The large-scale upwelling in the Southern Ocean provides a pathway for the deep and abyssal water masses of the global ocean to return to the surface, creating a mechanism for the exchange of carbon and heat between the deep ocean and the atmosphere. Despite the significance of the overturning circulation in the Southern Ocean for global climate, very little is known about the three-dimensional nature of the overturning pathways and of the associated meridional transports of heat and salt. We aim to map the longitudinal and vertical structure of the upwelling pathways in the Southern Ocean, using combined Lagrangian and Eulerian analyses. We will use a range of GFDL and CCSM4 model configurations and simulations and evaluate the modeled overturning pathways against observational velocity estimates constructed using data from the Argo array of profiling floats. Our model analyses will allow us to explore the degree of dynamical interconnection or separation between the pathways of the upper and abyssal overturning cells and the sensitivity of this to different climate forcing. The impact of changes in the Southern Ocean overturning circulation on heat and carbon uptake and sea level change will be diagnosed by comparing spatial patterns of temperature, salinity and carbon anomalies to changes in the three-dimensional structure of the overturning pathways, in addition to detailed heat and salt flux budget analyses.By comparing a hierarchy of model simulations with coarse to eddy-rich ocean resolution, and evaluating these models against a novel observational data set, the proposed research will provide valuable information to the scientific community’s model development efforts regarding the ocean resolution required to sufficiently simulate future climate change. This proposal is a collaborative effort between Princeton University, Los Alamos National Laboratory and the Geophysical Fluid Dynamics Laboratory/NOAA.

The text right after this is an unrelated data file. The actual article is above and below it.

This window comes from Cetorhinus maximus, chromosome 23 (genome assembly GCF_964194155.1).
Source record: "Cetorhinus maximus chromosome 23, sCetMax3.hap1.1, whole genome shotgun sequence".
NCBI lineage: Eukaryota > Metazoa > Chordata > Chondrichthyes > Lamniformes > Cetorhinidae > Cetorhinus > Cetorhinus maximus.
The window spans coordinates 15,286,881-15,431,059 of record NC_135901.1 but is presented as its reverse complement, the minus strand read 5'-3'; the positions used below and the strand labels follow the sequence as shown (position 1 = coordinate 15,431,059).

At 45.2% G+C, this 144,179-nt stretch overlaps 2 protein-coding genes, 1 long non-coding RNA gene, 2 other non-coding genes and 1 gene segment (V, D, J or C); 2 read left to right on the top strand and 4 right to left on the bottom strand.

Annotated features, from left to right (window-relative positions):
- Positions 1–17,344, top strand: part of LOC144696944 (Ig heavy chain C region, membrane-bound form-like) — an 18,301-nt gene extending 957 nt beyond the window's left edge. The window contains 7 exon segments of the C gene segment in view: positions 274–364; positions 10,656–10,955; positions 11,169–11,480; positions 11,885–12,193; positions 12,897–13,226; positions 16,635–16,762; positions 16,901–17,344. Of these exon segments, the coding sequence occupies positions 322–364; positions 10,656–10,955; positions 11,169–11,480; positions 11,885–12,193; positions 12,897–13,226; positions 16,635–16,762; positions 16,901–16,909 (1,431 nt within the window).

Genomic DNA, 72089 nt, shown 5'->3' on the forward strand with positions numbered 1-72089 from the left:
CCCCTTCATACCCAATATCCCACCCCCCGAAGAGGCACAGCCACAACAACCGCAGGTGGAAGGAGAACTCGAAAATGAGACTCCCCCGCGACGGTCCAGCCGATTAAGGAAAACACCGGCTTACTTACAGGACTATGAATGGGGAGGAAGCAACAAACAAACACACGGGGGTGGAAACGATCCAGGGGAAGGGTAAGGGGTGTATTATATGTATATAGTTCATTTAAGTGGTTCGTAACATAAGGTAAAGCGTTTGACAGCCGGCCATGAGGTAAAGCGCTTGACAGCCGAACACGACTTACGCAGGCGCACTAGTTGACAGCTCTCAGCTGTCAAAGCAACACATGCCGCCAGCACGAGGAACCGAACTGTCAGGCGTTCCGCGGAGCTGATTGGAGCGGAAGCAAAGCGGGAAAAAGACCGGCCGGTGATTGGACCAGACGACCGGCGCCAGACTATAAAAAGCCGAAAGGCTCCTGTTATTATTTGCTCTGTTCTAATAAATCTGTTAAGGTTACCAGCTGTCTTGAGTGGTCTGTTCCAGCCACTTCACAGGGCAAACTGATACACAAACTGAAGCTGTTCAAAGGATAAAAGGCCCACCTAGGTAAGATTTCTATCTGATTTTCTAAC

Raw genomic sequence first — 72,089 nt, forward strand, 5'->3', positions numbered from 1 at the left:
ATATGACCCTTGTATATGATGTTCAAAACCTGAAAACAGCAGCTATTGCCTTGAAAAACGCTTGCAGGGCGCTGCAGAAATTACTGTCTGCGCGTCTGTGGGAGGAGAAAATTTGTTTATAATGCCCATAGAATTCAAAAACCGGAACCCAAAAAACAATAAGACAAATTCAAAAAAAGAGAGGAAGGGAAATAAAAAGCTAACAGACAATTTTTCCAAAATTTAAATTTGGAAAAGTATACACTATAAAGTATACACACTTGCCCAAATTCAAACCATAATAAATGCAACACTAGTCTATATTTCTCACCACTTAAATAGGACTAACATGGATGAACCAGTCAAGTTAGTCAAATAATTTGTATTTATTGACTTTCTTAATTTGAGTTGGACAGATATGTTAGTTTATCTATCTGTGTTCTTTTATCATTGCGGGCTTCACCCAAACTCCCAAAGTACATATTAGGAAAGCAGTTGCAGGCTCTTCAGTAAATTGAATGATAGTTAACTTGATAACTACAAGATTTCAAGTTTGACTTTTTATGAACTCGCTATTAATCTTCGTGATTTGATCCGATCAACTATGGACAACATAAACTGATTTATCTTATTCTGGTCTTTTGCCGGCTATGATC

Three-dimensional Structure of the Southern Ocean Overturning Circulation
2015 to 2017
University Funded Research